And so I’m currently left with only a handful of fruits and veggies that are safe to eat in any quantity. I honestly don’t know whether to laugh or cry – most times I want to do both at the same time.

My “safe” fruits and veggies – well, if eaten in the allotted quantities – bok choy, napa cabbage, pumpkin, and pear.

Perhaps even more disheartening than losing additional food options, I feel that this latest development is threatening to take away my passion for growing food. Sure I can still garden for the pollinators, but – hey! – I want to garden for me too!

There’s something giving me hope though, and my food loving soul is praying for it to be a sort of gustatory and gardening savior. I’m talking about chayote.

Behold the glorious gourd!

Chayotes are low to medium oxalate (depending on serving size), low in salicylates, and – are they low in histamine? That I don’t know yet. (Luckily, addressing my other food chemical intolerances has improved my histamine tolerance, so I don’t have to worry about that so much anymore.) Apparently, chayotes are low FODMAP at a serving size of one half cup or less, making them safe for SIBO.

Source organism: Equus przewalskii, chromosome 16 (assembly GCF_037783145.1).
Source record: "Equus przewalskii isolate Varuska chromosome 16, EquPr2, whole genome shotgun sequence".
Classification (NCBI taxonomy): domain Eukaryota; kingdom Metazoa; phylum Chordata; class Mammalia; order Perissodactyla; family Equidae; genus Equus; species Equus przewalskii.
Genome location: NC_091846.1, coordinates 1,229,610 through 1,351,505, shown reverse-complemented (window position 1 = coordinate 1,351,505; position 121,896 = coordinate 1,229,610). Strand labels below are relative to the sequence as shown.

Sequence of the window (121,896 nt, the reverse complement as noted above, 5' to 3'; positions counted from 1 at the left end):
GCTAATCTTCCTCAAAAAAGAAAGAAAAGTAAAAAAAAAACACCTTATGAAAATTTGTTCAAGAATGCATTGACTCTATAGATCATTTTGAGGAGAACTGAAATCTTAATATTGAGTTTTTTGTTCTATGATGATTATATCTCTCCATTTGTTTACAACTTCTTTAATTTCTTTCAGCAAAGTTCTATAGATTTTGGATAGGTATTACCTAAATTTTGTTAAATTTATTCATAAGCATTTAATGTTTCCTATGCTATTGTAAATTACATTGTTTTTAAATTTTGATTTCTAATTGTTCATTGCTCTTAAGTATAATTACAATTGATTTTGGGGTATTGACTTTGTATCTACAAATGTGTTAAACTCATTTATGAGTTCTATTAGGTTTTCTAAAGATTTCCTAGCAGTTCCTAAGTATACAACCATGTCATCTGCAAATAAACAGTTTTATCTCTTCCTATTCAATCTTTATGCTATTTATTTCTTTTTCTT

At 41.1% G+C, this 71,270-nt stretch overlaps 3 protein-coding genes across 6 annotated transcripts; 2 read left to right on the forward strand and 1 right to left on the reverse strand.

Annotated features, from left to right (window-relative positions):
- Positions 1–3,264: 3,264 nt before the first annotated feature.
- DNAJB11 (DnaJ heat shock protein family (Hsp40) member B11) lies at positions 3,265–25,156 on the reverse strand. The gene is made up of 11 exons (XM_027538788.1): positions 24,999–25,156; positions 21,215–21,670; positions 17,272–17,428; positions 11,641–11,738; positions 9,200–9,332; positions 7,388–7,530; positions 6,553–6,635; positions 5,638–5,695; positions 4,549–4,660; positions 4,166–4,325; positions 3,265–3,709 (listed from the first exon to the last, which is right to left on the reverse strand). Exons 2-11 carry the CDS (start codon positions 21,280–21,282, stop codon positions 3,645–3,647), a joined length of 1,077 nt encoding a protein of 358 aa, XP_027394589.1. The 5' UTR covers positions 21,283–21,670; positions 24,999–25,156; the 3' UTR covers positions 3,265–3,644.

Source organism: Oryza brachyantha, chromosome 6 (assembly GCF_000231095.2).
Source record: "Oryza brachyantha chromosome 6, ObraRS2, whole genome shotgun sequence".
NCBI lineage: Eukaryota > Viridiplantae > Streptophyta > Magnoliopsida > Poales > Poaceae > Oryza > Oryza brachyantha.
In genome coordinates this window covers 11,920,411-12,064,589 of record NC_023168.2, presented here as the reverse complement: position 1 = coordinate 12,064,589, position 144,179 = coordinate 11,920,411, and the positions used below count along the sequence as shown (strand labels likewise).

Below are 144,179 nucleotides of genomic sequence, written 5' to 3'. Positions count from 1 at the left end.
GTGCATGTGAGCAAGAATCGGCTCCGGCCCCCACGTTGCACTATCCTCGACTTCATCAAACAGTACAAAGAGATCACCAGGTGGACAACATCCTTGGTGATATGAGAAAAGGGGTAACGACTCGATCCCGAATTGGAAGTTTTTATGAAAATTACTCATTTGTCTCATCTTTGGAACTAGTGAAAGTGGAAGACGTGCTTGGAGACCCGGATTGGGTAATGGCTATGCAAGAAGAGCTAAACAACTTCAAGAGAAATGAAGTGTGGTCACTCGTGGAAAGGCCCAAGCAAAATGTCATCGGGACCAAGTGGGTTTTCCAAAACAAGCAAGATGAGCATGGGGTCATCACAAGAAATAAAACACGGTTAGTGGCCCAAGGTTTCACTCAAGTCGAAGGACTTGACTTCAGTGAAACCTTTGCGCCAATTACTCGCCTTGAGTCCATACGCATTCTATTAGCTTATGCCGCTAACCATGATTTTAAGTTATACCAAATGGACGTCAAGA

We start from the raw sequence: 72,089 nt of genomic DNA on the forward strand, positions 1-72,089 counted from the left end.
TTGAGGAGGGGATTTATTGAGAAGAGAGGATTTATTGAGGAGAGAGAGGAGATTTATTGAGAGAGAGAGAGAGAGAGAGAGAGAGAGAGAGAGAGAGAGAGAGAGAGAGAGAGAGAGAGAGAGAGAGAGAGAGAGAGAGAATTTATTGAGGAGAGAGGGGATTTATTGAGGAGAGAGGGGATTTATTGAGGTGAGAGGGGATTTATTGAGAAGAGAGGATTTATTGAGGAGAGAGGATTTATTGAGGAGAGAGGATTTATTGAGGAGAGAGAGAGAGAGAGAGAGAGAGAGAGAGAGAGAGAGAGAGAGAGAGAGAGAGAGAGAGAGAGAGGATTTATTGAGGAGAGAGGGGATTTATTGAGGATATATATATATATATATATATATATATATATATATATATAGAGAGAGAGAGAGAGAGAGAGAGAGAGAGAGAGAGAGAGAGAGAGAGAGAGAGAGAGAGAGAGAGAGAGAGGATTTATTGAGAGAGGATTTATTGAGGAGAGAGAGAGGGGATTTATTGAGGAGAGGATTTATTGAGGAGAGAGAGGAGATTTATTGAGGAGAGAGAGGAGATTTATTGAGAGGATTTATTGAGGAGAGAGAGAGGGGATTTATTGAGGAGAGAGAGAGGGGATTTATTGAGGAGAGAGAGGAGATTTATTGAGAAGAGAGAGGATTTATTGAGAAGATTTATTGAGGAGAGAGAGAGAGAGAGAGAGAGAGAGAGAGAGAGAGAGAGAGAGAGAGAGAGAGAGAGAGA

Chayote – I’m putting all my hope into you! Do you want to be the star of my garden next summer? Please say you do.

Meanwhile, I have never tasted this vegetable and have no idea whether I’ll enjoy it or not… but beggars can’t be choosers, and at this point, yes, I’m begging!

That’s why I bought a big box of chayotes, am going to cook some of them up, and if all goes well, will save some for turning into garden plants next summer. An article published in Mother Earth News is my guide for getting started on this venture.

My high desert climate is not highly conducive to growing chayotes. Our growing season is short – by the time it’s officially fall, I’m usually ensconced in warm layers of wool. That means that these gourds will be getting an early start indoors.

But I am perhaps getting ahead of myself – first, the taste test.

It turns out – chayotes are delicious!

Meanwhile, my existential journey into the meaning of self continues.